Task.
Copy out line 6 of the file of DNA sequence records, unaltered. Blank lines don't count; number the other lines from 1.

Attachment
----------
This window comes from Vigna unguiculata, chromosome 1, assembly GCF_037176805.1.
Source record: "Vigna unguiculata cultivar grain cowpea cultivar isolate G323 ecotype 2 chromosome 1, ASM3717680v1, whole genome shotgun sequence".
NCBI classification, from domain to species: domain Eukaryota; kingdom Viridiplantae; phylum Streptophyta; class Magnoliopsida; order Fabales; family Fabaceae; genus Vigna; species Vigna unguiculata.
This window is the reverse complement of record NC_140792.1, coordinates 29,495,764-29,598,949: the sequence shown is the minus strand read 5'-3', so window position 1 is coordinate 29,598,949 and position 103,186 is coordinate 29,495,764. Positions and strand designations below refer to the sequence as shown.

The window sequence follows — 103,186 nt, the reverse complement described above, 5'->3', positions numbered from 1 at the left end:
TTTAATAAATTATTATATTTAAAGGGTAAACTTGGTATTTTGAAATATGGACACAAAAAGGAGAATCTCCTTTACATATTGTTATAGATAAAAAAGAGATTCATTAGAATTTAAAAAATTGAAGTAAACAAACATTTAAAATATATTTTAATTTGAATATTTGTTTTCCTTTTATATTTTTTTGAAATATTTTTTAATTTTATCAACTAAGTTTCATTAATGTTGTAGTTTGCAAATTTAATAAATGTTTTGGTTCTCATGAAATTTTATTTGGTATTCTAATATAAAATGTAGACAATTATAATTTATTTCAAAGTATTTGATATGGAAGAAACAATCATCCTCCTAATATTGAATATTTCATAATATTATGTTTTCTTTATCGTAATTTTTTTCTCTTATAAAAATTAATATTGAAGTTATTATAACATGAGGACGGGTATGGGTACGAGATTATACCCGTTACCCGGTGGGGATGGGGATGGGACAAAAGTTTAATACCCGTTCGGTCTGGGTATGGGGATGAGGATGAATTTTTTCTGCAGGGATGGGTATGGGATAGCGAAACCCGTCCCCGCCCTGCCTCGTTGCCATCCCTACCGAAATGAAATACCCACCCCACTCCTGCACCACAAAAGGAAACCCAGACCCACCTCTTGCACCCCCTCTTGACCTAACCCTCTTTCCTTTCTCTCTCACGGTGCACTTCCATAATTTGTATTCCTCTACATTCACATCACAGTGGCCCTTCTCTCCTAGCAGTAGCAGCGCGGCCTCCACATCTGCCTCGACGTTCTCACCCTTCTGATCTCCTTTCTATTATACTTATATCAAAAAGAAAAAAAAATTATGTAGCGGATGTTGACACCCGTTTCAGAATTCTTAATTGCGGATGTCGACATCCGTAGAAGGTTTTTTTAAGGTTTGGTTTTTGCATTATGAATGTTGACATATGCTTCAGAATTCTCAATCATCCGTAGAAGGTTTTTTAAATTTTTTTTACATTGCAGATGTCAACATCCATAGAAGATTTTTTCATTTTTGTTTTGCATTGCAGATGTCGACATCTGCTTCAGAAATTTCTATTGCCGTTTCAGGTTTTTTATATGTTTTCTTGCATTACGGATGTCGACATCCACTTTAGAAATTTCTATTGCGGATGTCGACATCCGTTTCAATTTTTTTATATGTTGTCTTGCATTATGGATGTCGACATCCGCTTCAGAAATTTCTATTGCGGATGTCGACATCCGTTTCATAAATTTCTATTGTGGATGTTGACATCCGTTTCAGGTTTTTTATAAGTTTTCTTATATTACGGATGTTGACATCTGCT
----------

TTTAATAAATTATTATATTTAAAGGGTAAACTTGGTATTTTGAAATATGGACACAAAAAGGAGAATCTCCTTTACATATTGTTATAGATAAAAAAGAGATTCATTAGAATTTAAAAAATTGAAGTAAACAAACATTTAAAATATATTTTAATTTGAATATTTGTTTTCCTTTTATATTTTTTTGAAATATTTTTTAATTTTATCAACTAAGTTTCATTAATGTTGTAGTTTGCAAATTTAATAAATGTTTTGGTTCTCATGAAATTTTATTTGGTATTCTAATATAAAATGTAGACAATTATAATTTATTTCAAAGTATTTGATATGGAAGAAACAATCATCCTCCTAATATTGAATATTTCATAATATTATGTTTTCTTTATCGTAATTTTTTTCTCTTATAAAAATTAATATTGAAGTTATTATAACATGAGGACGGGTATGGGTACGAGATTATACCCGTTACCCGGTGGGGATGGGGATGGGACAAAAGTTTAATACCCGTTCGGTCTGGGTATGGGGATGAGGATGAATTTTTTCTGCAGGGATGGGTATGGGATAGCGAAACCCGTCCCCGCCCTGCCTCGTTGCCATCCCTACCGAAATGAAATACCCACCCCACTCCTGCACCACAAAAGGAAACCCAGACCCACCTCTTGCACCCCCTCTTGACCTAACCCTCTTTCCTTTCTCTCTCACGGTGCACTTCCATAATTTGTATTCCTCTACATTCACATCACAGTGGCCCTTCTCTCCTAGCAGTAGCAGCGCGGCCTCCACATCTGCCTCGACGTTCTCACCCTTCTGATCTCCTTTCTATTATACTTATATCAAAAAGAAAAAAAAATTATGTAGCGGATGTTGACACCCGTTTCAGAATTCTTAATTGCGGATGTCGACATCCGTAGAAGGTTTTTTTAAGGTTTGGTTTTTGCATTATGAATGTTGACATATGCTTCAGAATTCTCAATCATCCGTAGAAGGTTTTTTAAATTTTTTTTACATTGCAGATGTCAACATCCATAGAAGATTTTTTCATTTTTGTTTTGCATTGCAGATGTCGACATCTGCTTCAGAAATTTCTATTGCCGTTTCAGGTTTTTTATATGTTTTCTTGCATTACGGATGTCGACATCCACTTTAGAAATTTCTATTGCGGATGTCGACATCCGTTTCAATTTTTTTATATGTTGTCTTGCATTATGGATGTCGACATCCGCTTCAGAAATTTCTATTGCGGATGTCGACATCCGTTTCATAAATTTCTATTGTGGATGTTGACATCCGTTTCAGGTTTTTTATAAGTTTTCTTATATTACGGATGTTGACATCTGCT